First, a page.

A month ago I was at the 2010 edition of the RMLL in Bordeaux, France. I was one of the guys representing KDE in the associative village. This post will tell you what happened there and what were my impressions. RMLL is the biggest event regarding free software movement outside Paris. For this event, KDE was represented for the first time. The event was from 6th to 9th of July in Bordeaux I university in Talence and on the 10th and 11th of Jully on the Garonne river’s dock in Bordeaux city center.
Who was here ?
Unfortunately, the aKademy 2010 taking place in Tampere, Finland was running at the same time, so it was hard to find any developers to be at the RMLL. In fact we was only KDE translators and fans. So the staff was :
|Name||Present from||To||Role in KDE|
|Geoffray Levasseur||Monday 5th of Jully||Sunday 11th of Jully||Translation, beta-testing and bug repporting|
|Hélène Dervillez||Monday 5th of Jully||Thursday 8th of Jully||User|
|Ludovic Grossard||Wednesday 7th of Jully||Friday 9th of Jully||French documentation translation coordinator|
|Philippe Nenert||Monday 5th of Jully||Thursday 8th of Jully||User|
I wish to thank Jimmy Pierre and all the guys from the OpenSuse stand who helped me on the weekend when I needed to leave the stand from time to time.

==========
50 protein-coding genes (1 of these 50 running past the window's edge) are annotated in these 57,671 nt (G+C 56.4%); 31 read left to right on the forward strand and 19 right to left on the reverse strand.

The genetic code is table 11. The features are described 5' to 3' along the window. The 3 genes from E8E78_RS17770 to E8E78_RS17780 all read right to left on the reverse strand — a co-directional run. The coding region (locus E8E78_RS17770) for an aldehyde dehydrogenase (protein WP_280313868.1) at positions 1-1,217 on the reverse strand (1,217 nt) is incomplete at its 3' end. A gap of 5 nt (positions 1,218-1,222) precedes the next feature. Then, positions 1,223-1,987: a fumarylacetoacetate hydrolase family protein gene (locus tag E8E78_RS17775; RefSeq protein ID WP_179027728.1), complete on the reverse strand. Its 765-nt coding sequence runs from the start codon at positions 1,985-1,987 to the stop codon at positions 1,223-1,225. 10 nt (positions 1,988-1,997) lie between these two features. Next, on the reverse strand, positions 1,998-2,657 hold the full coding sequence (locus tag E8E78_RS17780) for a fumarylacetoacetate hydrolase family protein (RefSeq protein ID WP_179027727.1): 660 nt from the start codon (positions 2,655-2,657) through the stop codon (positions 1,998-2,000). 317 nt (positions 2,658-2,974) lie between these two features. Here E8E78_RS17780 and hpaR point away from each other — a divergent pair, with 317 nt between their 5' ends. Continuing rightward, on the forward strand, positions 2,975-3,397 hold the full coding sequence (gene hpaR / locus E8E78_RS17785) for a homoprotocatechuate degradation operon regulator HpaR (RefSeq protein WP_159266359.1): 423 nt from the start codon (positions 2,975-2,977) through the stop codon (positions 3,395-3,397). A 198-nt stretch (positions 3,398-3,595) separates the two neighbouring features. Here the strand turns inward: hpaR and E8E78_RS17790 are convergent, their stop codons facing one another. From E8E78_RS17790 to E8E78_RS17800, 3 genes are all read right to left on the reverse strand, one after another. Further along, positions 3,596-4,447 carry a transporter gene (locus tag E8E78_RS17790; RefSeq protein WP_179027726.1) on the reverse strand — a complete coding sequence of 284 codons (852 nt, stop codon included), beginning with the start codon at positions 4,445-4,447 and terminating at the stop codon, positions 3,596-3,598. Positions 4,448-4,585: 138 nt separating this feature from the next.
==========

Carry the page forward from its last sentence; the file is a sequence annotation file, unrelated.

What the non-KDE users think?
There are three kind of non-KDE users. Those that still don’t use a free system, mainly using Windows or Mac-OS, those using an other desktop environment and those who were using KDE before and change to an other desktop environment.
Those who never used Linux or BSD are always very impressed by the quality of the environment and surprised by the number of application we are purposing, especially Windows users. Most of them didn’t know anything about KDE but were interested in free software. Multi-desktop, Plasmoids and 3D graphic effects are considered far more impressive than what they can see with Windows, breaking some myths like “Linux is ugly”… So, many good points but the myth “Linux is hard to use” is harder. When demonstrating with some software, they agree with the global easeness and power to use those softwares but some questions like “will I be able to install the XXX software I like” and I always answer that this will not be a problem because the equivalent YYY exists (and is very often better) and they sometimes are scared of changes. Globally they agree to try as they see the advantages, mainly financial, the philosophic argument being more like a bonus. Live CD example had more success than the dual boot one even if every body agreed that it’s a good idea.